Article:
The first eight days of the Easter season make up the octave of Easter and are celebrated as solemnities of the Lord.

General Norms of the Liturgical Year and the Calendar, no. 24

confirmationOLMC1_125
Then-Bishop of Parramatta (now Archbishop of Sydney) Most Rev Anthony Fisher OP giving the final blessing at the parish celebration of Confirmation, 2014.  Photo © Alphonsus Fok, 321 Photography

One difference in the liturgy of the Easter Octave is in the dismissal at the end of Mass, which includes a double alleluia:

Go forth, the Mass is ended, alleluia, alleluia.
Thanks be to God, alleluia, alleluia.

The dismissal with double alleluia also concludes the Mass on Pentecost Sunday.

When’s Easter This Year?

Lent and Easter are very early this year.  In fact, Ash Wednesday is only a week and a half away, on 10 February.

Easter Sunday, and consequently the weeks of Lent and Easter either side of it, is obviously not determined by a fixed date.  It is set by looking to the cycles of the earth and skies.

Full moonIn the Roman Catholic tradition, Easter Sunday is the Sunday that follows the first full moon after the autumn (for us, or spring, for those in the northern hemisphere) equinox, with the Church setting 21 March as the approximate date for that equinox.  This was determined at the Council of Nicaea in 325 (the same council that began to formalise the Creed we pray most Sundays).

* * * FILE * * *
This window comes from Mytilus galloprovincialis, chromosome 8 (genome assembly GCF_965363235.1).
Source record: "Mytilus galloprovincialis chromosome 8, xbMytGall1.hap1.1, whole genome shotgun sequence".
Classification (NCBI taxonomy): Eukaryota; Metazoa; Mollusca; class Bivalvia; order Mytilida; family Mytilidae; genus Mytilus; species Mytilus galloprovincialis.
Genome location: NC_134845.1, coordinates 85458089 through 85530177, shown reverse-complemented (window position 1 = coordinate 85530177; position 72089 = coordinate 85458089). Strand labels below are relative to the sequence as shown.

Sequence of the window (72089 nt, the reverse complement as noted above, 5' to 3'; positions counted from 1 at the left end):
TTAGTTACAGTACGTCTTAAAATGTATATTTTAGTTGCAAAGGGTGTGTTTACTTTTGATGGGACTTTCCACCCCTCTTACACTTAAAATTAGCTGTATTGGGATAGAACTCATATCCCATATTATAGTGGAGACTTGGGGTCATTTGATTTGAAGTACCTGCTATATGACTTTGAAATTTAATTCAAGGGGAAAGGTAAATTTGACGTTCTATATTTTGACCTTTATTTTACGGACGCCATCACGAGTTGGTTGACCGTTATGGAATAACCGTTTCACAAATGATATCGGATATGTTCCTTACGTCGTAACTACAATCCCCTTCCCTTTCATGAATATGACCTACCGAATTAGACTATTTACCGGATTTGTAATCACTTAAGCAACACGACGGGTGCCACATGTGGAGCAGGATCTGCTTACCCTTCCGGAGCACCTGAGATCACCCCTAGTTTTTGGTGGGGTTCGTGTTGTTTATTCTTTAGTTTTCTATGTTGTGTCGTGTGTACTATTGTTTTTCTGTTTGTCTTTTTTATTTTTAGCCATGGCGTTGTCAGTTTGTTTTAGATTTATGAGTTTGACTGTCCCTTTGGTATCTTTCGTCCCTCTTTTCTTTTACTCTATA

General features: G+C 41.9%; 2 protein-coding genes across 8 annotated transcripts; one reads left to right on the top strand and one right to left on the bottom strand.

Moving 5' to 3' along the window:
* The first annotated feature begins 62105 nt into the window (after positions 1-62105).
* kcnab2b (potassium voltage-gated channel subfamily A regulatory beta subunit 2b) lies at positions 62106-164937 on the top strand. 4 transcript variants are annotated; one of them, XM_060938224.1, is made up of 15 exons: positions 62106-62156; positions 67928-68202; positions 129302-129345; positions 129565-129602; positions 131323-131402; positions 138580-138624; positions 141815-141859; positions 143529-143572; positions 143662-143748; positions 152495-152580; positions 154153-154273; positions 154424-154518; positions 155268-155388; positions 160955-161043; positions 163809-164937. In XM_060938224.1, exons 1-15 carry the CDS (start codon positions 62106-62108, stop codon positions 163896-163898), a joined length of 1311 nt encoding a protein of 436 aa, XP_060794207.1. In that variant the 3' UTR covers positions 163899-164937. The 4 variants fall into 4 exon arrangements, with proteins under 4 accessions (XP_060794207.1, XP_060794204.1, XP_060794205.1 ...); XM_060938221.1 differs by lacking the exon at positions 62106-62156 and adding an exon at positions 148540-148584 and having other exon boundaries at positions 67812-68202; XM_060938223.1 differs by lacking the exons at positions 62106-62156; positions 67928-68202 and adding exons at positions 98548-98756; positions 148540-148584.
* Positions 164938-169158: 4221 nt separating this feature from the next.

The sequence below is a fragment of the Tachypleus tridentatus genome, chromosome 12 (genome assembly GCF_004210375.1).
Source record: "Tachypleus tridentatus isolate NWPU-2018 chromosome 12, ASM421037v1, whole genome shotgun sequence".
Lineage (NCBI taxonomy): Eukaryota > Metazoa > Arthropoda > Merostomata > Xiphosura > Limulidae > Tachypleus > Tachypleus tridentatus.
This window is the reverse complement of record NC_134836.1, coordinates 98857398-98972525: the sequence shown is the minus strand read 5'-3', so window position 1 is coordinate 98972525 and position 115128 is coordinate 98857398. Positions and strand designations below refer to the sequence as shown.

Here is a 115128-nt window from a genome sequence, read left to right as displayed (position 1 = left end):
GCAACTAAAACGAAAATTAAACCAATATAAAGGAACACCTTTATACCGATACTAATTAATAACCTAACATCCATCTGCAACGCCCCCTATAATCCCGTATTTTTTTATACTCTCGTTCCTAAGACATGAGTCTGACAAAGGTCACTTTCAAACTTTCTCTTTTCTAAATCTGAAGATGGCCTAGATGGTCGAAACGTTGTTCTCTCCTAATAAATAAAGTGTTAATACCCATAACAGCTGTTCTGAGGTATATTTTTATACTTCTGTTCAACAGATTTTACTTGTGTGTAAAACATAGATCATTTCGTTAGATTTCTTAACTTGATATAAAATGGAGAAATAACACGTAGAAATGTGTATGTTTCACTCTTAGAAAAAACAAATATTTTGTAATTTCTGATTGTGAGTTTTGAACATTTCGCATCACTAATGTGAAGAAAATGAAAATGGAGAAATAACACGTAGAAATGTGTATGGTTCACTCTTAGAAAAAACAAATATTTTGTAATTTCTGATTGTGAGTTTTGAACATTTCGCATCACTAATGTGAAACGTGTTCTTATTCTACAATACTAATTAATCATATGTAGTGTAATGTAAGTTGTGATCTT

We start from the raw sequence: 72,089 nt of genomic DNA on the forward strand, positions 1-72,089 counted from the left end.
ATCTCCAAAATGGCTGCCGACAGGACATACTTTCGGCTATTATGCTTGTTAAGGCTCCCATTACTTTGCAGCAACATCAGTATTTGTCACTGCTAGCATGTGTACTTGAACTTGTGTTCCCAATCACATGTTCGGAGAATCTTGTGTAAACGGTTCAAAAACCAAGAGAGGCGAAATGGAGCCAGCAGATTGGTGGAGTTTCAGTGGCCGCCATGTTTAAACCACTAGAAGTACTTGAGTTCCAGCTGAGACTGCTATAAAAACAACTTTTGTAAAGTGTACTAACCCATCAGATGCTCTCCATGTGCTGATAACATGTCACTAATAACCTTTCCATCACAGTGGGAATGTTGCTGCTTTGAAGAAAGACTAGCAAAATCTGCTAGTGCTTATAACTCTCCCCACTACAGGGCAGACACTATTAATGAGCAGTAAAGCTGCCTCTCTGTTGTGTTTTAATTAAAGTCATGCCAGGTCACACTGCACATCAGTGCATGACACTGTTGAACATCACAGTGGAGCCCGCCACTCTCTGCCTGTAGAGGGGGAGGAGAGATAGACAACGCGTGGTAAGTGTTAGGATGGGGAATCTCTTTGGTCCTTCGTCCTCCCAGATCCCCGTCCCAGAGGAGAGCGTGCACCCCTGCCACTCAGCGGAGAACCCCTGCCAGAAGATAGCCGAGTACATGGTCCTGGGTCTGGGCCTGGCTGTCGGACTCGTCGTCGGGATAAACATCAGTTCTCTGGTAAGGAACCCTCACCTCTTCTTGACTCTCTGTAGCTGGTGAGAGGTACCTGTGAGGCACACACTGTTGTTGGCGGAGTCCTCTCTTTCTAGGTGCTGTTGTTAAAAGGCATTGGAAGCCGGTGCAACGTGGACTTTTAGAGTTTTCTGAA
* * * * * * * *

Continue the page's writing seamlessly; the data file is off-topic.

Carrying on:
That “first full moon” this year is on 23 March, so Easter Sunday will follow on 27 March.   It is often different to the date for Jewish Passover, which is determined according to the Jewish calendar.  It also varies often to the date for Easter in the Orthodox tradition, where the Julian calendar is still used (rather than the Gregorian calendar that is used in our Church and secularly in Australia).  On some occasions, however, we have the fortunate coincidence of two, or all three of those dates aligning.

Of course, an early Easter also means that our younger parishioners will have another two weeks at school after Easter before their next holiday break!

Image credit: Full moon by Jose Manuel Podlech on flickr, used under Creative Commons licence